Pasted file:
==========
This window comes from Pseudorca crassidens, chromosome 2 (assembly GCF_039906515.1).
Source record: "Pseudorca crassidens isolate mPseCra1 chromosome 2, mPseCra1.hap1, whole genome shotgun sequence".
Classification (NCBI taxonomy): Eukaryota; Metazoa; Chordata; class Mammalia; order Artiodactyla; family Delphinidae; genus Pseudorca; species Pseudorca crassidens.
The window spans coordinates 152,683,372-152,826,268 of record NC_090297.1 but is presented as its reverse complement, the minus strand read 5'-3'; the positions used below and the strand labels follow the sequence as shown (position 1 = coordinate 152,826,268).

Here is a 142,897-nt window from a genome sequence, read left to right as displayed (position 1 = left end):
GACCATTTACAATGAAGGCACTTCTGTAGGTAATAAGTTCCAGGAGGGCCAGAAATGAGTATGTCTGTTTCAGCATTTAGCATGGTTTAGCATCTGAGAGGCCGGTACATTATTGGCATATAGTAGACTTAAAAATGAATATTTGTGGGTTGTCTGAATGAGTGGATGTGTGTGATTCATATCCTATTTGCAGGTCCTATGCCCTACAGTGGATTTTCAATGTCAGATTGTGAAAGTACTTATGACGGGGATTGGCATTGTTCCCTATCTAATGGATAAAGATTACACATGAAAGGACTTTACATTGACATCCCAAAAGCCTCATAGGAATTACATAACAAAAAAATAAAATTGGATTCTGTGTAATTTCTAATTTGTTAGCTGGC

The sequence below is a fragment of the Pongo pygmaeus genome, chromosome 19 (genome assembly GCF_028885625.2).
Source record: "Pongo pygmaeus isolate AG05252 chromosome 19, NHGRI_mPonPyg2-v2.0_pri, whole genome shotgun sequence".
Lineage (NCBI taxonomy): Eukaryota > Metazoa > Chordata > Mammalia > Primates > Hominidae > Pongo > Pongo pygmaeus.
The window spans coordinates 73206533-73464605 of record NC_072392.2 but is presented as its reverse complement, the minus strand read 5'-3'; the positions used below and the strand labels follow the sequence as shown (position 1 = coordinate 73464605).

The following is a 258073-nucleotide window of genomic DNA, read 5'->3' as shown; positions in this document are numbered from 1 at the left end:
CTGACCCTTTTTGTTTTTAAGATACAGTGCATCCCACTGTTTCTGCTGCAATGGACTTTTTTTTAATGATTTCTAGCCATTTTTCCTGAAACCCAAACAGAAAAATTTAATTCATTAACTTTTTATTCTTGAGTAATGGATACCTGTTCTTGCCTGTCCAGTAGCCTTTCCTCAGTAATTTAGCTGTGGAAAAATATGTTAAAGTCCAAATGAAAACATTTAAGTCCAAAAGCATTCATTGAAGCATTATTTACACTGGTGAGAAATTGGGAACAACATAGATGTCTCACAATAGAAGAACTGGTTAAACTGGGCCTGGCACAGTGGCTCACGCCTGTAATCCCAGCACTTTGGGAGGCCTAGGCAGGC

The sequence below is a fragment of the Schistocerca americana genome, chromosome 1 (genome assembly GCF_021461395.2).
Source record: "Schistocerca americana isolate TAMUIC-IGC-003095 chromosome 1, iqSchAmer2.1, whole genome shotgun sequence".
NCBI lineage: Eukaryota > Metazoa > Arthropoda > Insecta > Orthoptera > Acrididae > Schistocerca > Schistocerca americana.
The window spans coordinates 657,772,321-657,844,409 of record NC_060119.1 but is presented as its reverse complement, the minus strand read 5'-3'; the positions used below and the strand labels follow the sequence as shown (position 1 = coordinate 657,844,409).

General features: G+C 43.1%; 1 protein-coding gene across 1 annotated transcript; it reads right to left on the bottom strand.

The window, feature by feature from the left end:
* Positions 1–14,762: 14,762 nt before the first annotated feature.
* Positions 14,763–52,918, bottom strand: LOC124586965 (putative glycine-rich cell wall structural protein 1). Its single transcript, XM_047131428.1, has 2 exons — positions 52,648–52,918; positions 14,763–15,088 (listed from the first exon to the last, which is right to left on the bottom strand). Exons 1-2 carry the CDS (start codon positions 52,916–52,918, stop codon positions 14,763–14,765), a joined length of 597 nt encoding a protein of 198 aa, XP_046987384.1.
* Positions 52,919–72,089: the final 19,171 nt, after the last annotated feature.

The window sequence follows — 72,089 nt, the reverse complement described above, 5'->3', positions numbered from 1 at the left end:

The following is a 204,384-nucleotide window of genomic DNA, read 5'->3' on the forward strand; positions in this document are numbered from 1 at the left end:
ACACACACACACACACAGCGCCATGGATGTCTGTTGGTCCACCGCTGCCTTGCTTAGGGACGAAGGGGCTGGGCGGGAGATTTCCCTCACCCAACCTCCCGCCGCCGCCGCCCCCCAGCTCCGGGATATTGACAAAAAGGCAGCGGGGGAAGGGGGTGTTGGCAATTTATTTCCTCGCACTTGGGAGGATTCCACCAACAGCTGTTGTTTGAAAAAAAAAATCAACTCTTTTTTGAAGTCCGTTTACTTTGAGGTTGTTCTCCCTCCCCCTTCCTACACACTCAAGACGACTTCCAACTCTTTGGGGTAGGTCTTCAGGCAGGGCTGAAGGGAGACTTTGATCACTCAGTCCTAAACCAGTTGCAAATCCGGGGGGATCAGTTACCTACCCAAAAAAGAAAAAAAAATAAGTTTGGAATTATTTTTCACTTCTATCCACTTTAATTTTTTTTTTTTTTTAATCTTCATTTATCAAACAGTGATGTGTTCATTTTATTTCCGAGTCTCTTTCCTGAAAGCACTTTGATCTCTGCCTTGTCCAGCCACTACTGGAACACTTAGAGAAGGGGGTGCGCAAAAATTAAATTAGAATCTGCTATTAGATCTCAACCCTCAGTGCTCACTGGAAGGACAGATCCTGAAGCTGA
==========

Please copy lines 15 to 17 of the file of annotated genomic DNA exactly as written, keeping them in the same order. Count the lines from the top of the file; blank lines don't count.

NCBI lineage: Eukaryota > Metazoa > Arthropoda > Insecta > Orthoptera > Acrididae > Schistocerca > Schistocerca americana.
The window spans coordinates 657,772,321-657,844,409 of record NC_060119.1 but is presented as its reverse complement, the minus strand read 5'-3'; the positions used below and the strand labels follow the sequence as shown (position 1 = coordinate 657,844,409).

General features: G+C 43.1%; 1 protein-coding gene across 1 annotated transcript; it reads right to left on the bottom strand.